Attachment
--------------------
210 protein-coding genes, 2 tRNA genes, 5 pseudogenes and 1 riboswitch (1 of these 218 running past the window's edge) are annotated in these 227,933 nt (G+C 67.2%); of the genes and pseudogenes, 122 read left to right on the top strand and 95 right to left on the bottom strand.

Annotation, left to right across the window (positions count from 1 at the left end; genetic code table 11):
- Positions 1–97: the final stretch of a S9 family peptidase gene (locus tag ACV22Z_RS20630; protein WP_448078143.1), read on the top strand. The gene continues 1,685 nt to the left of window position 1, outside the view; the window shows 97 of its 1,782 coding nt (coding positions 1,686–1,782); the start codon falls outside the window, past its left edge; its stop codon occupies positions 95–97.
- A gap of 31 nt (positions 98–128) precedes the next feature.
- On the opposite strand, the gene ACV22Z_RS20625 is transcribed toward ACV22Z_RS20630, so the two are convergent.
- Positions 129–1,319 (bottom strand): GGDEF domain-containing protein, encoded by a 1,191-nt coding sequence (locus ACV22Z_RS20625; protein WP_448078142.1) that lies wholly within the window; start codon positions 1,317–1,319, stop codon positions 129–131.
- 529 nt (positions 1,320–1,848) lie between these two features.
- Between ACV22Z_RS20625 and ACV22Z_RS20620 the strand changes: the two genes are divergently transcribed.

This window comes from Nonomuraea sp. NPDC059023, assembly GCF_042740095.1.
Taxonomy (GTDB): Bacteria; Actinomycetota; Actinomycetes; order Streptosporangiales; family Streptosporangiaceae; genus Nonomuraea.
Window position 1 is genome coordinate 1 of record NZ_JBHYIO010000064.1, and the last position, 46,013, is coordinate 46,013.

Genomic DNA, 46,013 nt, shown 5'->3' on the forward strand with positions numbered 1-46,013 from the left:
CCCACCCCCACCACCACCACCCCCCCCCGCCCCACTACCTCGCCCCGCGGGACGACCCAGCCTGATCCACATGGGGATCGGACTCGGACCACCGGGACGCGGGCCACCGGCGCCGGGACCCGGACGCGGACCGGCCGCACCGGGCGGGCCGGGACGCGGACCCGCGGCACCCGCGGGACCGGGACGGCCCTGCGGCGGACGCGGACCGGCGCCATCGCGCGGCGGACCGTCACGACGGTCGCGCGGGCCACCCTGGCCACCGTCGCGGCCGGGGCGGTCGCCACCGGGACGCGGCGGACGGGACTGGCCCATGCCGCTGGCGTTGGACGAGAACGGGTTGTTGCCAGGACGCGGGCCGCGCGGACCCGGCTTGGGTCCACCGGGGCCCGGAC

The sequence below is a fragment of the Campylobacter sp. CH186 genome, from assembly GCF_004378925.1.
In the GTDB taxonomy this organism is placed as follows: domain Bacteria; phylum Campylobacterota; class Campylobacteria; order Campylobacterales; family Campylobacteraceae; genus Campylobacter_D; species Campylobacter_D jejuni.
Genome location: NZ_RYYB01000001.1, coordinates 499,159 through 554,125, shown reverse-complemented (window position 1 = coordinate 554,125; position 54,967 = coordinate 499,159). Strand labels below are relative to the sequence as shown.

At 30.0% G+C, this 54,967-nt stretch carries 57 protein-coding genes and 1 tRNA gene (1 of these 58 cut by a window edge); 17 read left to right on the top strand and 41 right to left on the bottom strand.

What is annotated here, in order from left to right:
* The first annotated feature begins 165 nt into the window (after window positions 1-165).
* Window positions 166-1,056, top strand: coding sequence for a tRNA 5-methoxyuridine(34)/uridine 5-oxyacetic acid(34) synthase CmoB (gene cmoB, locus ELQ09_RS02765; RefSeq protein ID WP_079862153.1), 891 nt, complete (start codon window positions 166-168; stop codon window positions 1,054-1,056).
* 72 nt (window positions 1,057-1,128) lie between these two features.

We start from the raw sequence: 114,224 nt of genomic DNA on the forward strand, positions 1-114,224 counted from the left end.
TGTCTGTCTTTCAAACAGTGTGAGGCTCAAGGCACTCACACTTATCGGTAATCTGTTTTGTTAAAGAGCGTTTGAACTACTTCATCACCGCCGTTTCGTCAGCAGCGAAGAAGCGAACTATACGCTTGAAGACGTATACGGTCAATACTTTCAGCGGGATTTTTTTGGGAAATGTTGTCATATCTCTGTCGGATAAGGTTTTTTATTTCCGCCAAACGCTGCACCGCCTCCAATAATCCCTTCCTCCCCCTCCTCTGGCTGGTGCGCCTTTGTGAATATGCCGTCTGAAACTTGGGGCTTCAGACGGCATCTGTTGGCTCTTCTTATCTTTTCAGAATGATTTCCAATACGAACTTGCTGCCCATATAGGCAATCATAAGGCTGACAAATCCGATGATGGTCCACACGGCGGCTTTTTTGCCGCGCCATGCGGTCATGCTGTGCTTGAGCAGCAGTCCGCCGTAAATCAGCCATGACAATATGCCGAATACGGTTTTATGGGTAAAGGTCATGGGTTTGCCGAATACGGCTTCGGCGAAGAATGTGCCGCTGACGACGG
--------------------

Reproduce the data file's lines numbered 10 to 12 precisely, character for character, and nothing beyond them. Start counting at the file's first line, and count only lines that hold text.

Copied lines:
Taxonomy (GTDB): Bacteria; Actinomycetota; Actinomycetes; order Streptosporangiales; family Streptosporangiaceae; genus Nonomuraea.
Window position 1 is genome coordinate 1 of record NZ_JBHYIO010000064.1, and the last position, 46,013, is coordinate 46,013.

Genomic DNA, 46,013 nt, shown 5'->3' on the forward strand with positions numbered 1-46,013 from the left: